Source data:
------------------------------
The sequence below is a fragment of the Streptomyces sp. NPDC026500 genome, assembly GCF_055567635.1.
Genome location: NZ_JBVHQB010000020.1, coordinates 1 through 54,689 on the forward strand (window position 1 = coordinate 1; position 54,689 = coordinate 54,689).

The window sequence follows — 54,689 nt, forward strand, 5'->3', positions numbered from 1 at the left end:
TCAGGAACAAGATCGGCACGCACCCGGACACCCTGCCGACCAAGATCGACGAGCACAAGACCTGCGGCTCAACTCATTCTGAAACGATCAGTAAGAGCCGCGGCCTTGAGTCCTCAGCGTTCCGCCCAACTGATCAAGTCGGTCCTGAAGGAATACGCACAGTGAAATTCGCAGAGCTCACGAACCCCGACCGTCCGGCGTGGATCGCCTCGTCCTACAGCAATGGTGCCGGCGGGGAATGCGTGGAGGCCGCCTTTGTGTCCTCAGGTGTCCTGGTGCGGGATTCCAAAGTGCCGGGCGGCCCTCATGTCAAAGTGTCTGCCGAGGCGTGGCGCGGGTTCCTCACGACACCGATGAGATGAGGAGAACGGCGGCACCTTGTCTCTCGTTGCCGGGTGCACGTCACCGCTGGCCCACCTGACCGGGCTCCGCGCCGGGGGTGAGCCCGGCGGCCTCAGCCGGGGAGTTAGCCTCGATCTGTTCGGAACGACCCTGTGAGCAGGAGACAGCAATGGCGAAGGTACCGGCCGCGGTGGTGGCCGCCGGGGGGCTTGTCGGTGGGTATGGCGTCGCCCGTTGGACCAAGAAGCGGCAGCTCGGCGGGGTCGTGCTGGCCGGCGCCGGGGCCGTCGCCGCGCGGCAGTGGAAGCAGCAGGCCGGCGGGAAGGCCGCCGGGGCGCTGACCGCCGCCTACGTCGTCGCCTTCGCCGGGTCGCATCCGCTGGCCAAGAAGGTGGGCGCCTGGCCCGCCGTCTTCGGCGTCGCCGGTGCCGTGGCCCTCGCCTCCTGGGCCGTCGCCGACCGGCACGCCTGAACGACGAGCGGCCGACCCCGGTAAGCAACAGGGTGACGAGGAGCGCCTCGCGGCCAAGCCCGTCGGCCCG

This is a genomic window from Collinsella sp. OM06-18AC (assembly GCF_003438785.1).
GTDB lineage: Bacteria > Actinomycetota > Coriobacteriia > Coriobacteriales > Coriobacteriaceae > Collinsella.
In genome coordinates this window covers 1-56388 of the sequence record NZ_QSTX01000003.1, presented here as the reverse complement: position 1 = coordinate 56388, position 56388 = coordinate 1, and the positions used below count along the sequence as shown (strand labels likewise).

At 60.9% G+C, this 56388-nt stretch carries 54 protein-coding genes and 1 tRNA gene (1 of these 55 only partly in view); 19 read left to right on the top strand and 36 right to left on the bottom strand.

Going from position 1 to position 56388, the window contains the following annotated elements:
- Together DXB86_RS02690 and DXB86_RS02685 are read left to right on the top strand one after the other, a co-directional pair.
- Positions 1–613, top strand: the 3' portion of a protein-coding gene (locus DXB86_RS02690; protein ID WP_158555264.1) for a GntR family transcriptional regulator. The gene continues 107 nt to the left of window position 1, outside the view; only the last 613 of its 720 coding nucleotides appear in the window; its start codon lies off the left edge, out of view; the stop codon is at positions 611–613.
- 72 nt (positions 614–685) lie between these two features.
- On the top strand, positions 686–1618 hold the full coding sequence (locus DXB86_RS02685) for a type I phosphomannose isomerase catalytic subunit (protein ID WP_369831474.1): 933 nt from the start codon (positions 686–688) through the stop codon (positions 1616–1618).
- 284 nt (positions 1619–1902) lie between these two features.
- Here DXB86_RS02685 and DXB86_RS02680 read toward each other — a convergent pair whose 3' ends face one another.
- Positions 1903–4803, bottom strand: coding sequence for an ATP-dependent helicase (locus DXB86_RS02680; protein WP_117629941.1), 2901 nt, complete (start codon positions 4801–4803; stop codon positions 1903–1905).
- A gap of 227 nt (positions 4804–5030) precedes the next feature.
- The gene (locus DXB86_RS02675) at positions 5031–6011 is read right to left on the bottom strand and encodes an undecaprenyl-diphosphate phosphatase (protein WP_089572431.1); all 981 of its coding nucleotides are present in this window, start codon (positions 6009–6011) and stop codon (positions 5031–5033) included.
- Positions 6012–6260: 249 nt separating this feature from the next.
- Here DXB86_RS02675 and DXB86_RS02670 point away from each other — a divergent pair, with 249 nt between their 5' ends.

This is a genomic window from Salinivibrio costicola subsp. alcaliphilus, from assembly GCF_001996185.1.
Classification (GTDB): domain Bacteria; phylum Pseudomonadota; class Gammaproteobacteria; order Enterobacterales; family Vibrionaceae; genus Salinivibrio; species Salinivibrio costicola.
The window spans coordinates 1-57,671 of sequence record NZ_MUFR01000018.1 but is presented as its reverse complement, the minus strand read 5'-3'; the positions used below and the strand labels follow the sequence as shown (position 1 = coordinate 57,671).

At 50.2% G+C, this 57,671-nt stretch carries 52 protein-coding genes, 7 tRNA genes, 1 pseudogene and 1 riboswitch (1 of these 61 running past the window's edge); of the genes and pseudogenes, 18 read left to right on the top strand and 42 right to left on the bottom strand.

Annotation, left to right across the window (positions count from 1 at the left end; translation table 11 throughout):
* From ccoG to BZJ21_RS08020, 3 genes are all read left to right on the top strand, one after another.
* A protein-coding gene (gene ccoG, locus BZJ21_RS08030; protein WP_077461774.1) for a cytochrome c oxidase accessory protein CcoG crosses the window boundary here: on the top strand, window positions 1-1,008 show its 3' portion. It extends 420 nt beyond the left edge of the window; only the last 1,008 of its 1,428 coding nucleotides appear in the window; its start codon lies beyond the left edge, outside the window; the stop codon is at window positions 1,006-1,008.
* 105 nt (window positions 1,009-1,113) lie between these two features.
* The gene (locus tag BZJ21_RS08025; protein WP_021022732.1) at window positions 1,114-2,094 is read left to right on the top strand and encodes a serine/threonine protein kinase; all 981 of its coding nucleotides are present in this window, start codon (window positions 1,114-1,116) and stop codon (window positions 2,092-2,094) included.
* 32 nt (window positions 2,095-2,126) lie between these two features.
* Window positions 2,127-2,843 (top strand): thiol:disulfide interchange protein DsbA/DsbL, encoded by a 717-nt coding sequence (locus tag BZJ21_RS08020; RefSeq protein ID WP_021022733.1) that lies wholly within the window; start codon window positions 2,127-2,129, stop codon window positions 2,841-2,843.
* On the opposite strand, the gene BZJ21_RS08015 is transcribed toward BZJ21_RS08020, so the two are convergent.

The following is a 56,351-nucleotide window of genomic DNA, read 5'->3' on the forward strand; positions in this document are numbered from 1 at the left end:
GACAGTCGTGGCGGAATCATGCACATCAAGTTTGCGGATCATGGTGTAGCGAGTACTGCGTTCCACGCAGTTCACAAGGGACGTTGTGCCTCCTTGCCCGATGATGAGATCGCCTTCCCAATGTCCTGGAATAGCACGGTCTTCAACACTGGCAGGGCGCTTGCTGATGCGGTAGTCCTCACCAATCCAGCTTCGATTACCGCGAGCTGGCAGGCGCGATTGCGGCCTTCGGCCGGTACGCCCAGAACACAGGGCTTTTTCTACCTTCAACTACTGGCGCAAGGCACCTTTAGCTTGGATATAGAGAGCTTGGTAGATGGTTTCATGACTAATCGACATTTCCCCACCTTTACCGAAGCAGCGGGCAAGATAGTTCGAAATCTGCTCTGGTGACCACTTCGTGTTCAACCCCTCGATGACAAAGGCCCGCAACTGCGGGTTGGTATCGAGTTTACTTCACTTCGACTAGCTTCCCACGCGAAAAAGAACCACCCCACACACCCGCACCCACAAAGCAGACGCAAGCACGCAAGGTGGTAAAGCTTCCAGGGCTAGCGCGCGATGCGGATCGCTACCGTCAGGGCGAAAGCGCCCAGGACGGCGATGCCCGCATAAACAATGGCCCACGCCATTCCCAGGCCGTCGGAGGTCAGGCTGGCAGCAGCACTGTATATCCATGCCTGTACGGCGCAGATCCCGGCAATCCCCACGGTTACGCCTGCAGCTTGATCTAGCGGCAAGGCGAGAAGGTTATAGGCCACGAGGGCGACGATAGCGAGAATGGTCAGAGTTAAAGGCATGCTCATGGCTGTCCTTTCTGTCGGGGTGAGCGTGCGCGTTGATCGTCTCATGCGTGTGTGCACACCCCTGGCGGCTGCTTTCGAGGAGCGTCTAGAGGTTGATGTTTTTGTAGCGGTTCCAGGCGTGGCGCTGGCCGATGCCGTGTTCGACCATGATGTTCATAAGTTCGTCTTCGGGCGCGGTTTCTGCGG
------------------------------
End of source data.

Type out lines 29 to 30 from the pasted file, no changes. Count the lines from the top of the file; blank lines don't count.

* The gene (locus tag BZJ21_RS08025; protein WP_021022732.1) at window positions 1,114-2,094 is read left to right on the top strand and encodes a serine/threonine protein kinase; all 981 of its coding nucleotides are present in this window, start codon (window positions 1,114-1,116) and stop codon (window positions 2,092-2,094) included.
* 32 nt (window positions 2,095-2,126) lie between these two features.